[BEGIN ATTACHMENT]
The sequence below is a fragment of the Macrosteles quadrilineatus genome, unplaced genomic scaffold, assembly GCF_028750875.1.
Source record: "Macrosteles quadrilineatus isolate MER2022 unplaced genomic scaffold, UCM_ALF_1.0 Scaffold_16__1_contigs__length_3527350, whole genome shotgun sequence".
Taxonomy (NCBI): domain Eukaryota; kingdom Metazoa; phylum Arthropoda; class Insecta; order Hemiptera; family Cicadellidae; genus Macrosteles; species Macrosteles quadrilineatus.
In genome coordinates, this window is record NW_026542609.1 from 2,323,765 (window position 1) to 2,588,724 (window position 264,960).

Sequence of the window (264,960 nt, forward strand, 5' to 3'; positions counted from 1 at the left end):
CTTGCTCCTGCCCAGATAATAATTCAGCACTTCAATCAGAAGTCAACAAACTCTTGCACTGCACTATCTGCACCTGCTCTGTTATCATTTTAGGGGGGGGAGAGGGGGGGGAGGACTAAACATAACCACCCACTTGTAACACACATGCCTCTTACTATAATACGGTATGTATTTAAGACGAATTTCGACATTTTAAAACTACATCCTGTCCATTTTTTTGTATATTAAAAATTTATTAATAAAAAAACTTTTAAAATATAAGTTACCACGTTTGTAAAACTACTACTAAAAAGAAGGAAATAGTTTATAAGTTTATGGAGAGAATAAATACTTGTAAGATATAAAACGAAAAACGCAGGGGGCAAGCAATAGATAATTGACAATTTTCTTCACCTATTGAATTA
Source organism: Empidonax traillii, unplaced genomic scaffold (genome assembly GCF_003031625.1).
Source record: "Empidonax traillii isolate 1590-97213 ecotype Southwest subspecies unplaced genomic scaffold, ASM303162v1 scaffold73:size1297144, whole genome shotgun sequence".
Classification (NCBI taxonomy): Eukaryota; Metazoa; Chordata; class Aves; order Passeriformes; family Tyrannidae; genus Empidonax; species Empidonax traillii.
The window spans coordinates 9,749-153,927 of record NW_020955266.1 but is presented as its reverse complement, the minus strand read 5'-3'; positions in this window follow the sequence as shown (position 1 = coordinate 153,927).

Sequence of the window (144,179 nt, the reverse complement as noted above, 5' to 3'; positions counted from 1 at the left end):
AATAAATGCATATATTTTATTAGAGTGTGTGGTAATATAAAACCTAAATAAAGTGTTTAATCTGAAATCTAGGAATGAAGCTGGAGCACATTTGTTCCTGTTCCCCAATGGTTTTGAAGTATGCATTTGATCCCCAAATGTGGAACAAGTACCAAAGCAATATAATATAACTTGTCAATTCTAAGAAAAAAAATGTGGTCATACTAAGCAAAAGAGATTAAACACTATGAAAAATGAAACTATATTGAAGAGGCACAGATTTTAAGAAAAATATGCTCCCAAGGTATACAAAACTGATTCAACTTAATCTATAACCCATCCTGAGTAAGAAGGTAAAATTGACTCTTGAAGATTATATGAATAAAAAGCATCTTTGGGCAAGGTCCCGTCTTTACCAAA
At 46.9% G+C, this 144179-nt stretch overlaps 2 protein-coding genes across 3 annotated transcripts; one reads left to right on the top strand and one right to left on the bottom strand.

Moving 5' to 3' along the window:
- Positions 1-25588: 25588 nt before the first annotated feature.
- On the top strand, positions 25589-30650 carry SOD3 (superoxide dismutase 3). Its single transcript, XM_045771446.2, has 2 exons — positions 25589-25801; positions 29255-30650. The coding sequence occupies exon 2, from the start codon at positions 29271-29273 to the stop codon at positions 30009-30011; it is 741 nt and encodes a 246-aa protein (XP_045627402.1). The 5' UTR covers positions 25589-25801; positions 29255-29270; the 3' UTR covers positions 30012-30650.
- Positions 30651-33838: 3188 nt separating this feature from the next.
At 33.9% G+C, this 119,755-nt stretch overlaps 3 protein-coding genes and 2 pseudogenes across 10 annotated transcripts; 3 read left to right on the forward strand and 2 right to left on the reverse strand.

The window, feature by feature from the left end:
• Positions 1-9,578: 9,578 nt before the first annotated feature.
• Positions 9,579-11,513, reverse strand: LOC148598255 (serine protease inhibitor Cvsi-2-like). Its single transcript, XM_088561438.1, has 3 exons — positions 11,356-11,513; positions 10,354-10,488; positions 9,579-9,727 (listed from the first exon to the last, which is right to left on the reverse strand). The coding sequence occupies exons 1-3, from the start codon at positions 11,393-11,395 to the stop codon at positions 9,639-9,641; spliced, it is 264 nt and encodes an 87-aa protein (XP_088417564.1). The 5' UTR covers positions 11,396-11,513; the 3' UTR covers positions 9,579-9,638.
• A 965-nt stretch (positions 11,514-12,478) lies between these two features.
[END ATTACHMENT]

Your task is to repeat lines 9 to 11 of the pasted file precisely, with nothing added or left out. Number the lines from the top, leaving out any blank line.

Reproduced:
Classification (NCBI taxonomy): Eukaryota; Metazoa; Chordata; class Aves; order Passeriformes; family Tyrannidae; genus Empidonax; species Empidonax traillii.
The window spans coordinates 9,749-153,927 of record NW_020955266.1 but is presented as its reverse complement, the minus strand read 5'-3'; positions in this window follow the sequence as shown (position 1 = coordinate 153,927).

Sequence of the window (144,179 nt, the reverse complement as noted above, 5' to 3'; positions counted from 1 at the left end):